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Thread: Home internet and wi-fi overhaul

  1. #1
    High Plains Luddite George's Avatar
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    Home internet and wi-fi overhaul

    It's time to evaluate our options with home internet service. We've had DSL for many years and are still renting a wi-fi router from the phone company, which has always struck me as a bad deal. I'd rather pay $XXX up front to purchase than rent something for $X per month indefinitely.

    I'd rather not pester you guys with a hundred questions if I can educate myself. I know I can start googling, but I thought maybe some of you tech pros or serious hobbyists could point me in a useful direction.

    Can anyone suggest a website or two where I could read and learn about the latest in home internet service options and wi-fi routers? I would much rather get information from independent sources that aren't trying to sell me the products and services on their site.

    Topics of interest to me:

    Cable vs. DSL vs. something else?

    One physical connection point in the house (what we have currently) vs. plug in anywhere (such as with cable internet, which we've had previously, where we could plug into any cable jack in the house).

    Outlet network boxes (if that's the right term for those boxes you plug network cables into in your power outlets) vs. other options such as "better" wi-fi or options I may not know about.

    Modern wi-fi routers that let you choose and change your own passwords, set up a guest network, and whatever else I don't know about. Recently a couple visitors to our home seemed shocked when I went upstairs to copy the password from the manufacturer's label on the router to give to them so they could use our wi-fi. "You don't have a guest network?! You canít change the password?!"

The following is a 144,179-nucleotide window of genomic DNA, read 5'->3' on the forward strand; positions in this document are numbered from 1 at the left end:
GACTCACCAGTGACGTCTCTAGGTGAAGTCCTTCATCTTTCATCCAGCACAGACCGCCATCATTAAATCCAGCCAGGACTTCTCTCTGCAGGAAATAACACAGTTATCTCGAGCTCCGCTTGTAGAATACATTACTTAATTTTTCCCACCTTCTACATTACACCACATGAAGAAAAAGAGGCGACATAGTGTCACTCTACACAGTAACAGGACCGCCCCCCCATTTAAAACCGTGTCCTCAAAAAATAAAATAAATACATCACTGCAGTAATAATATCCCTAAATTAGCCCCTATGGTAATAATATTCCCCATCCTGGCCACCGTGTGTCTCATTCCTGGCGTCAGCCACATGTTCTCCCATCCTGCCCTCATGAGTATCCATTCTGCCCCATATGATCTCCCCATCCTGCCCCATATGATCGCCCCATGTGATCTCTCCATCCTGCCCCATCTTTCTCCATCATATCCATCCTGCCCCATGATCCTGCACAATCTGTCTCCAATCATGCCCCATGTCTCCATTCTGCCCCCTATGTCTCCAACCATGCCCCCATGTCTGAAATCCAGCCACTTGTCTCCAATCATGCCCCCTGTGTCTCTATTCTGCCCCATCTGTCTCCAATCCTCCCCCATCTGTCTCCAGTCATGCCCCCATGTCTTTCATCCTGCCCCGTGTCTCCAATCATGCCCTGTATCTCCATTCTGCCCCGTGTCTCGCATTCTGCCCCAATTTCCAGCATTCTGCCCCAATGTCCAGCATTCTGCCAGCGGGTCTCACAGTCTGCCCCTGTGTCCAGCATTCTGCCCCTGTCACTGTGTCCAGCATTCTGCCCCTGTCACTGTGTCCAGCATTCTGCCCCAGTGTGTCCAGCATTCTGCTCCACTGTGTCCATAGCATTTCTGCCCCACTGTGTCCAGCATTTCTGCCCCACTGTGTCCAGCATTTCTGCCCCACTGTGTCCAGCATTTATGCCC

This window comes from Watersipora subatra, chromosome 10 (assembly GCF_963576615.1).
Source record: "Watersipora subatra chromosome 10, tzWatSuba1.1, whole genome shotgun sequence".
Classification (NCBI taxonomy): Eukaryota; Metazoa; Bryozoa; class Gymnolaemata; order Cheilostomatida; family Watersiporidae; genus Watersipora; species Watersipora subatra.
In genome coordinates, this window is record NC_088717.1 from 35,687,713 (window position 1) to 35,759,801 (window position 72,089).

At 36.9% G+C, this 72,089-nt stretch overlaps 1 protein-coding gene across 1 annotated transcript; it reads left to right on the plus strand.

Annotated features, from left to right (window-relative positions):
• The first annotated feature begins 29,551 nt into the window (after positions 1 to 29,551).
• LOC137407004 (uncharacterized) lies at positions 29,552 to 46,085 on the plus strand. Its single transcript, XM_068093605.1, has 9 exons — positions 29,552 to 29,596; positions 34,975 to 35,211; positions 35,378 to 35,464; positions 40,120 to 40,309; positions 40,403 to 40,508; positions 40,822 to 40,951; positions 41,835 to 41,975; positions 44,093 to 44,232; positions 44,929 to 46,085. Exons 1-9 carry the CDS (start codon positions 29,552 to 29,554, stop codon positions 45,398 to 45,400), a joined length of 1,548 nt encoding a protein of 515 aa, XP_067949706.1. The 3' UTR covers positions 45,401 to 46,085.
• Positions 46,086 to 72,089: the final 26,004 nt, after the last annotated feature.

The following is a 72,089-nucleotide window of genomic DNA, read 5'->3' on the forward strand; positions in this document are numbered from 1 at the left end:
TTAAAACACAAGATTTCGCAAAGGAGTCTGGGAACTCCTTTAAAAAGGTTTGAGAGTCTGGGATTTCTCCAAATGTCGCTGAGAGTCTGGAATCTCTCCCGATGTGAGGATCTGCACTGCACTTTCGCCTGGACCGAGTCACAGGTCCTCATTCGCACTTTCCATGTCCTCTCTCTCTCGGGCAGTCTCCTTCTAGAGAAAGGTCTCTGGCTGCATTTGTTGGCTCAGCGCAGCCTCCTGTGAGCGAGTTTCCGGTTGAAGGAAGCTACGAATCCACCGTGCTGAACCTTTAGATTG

Thanks.

  2. #2
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    I used to use dslreports.com. Not sure if they're still the go-to, but I also haven't heard of them turning evil.

    AFAIK, the two real options for high speed are cable and fiber. Fiber's pretty limited (FiOS only made it to certain parts of West LA and it hasn't expanded in nearly a decade) but is easily the fastest. Cable's still pretty quick (I usually get 120-130mbps). DSL looks like it might have gotten better than when I had it, but I still see the maximum being 120mbps, and that's only if you're within 2,000 feet of the switch. I struggled to get above 3mbps when I had it at about a mile from the switch.

    I honestly have no idea if I can plug my cable modem into any cable outlet, I haven't tried, so no idea there.

    For Wi-Fi, if you can afford it it seems like the newer Mesh Networks are the way to go. You have one main router and then repeaters that all run on the same SSID, so it seamlessly transitions between them as you move through the house. I really want to get that, but haven't been able to justify it when my non mesh repeater works well enough (it has a different SSID, so sometimes devices don't want to switch over as we move and just lose a reliable connection and you have to manually intervene). If you don't have coverage worries, then a decent router isn't too expensive. I'm using this one, which runs for about $85 and has been working great for me for a while now: https://smile.amazon.com/gp/product/...?ie=UTF8&psc=1

    Also, you may be able to change your password on the rented router, you probably just need to look up the manual for that model online, and it's either running the default admin password (in which case you *definitely* want to change it, even if your ISP balks) or you can find out how to reset it to the default and then setup your own. It's still likely cheaper in the long run to buy your own, I've had mine for a little over two years now, so if they're charging more than $4 a month this one would have paid for itself by now. Fair warning, though, it does light up like a Christmas tree so hopefully you can find somewhere to put it out of the line of sight.